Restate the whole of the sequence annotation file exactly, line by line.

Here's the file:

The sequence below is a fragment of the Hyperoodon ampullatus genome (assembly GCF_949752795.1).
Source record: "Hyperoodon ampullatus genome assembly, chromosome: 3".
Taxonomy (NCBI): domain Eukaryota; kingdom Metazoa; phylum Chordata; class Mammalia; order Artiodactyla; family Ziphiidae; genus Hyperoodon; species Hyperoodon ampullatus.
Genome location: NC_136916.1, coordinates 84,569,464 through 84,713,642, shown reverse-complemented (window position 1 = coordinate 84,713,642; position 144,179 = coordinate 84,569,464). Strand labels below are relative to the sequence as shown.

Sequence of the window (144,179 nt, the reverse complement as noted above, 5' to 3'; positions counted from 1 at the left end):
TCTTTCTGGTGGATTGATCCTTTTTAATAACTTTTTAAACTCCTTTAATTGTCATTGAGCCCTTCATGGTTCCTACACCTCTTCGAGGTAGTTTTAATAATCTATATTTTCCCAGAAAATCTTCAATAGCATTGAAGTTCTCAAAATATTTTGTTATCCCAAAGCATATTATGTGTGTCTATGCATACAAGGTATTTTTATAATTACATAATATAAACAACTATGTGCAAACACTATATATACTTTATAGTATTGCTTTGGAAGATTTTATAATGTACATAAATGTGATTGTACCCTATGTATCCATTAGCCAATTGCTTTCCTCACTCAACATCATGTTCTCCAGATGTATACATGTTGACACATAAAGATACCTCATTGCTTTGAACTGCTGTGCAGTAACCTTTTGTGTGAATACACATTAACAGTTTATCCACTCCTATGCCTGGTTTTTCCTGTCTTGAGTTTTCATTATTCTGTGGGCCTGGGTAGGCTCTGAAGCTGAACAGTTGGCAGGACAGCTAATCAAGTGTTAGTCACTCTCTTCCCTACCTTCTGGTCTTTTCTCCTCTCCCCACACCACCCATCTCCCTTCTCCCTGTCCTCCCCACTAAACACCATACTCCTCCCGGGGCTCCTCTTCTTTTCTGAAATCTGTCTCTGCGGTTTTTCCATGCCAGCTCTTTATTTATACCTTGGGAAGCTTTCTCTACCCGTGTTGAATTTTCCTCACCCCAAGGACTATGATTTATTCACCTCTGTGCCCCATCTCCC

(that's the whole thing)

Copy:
The sequence below is a fragment of the Hyperoodon ampullatus genome (assembly GCF_949752795.1).
Source record: "Hyperoodon ampullatus genome assembly, chromosome: 3".
Taxonomy (NCBI): domain Eukaryota; kingdom Metazoa; phylum Chordata; class Mammalia; order Artiodactyla; family Ziphiidae; genus Hyperoodon; species Hyperoodon ampullatus.
Genome location: NC_136916.1, coordinates 84,569,464 through 84,713,642, shown reverse-complemented (window position 1 = coordinate 84,713,642; position 144,179 = coordinate 84,569,464). Strand labels below are relative to the sequence as shown.

Sequence of the window (144,179 nt, the reverse complement as noted above, 5' to 3'; positions counted from 1 at the left end):
TCTTTCTGGTGGATTGATCCTTTTTAATAACTTTTTAAACTCCTTTAATTGTCATTGAGCCCTTCATGGTTCCTACACCTCTTCGAGGTAGTTTTAATAATCTATATTTTCCCAGAAAATCTTCAATAGCATTGAAGTTCTCAAAATATTTTGTTATCCCAAAGCATATTATGTGTGTCTATGCATACAAGGTATTTTTATAATTACATAATATAAACAACTATGTGCAAACACTATATATACTTTATAGTATTGCTTTGGAAGATTTTATAATGTACATAAATGTGATTGTACCCTATGTATCCATTAGCCAATTGCTTTCCTCACTCAACATCATGTTCTCCAGATGTATACATGTTGACACATAAAGATACCTCATTGCTTTGAACTGCTGTGCAGTAACCTTTTGTGTGAATACACATTAACAGTTTATCCACTCCTATGCCTGGTTTTTCCTGTCTTGAGTTTTCATTATTCTGTGGGCCTGGGTAGGCTCTGAAGCTGAACAGTTGGCAGGACAGCTAATCAAGTGTTAGTCACTCTCTTCCCTACCTTCTGGTCTTTTCTCCTCTCCCCACACCACCCATCTCCCTTCTCCCTGTCCTCCCCACTAAACACCATACTCCTCCCGGGGCTCCTCTTCTTTTCTGAAATCTGTCTCTGCGGTTTTTCCATGCCAGCTCTTTATTTATACCTTGGGAAGCTTTCTCTACCCGTGTTGAATTTTCCTCACCCCAAGGACTATGATTTATTCACCTCTGTGCCCCATCTCCC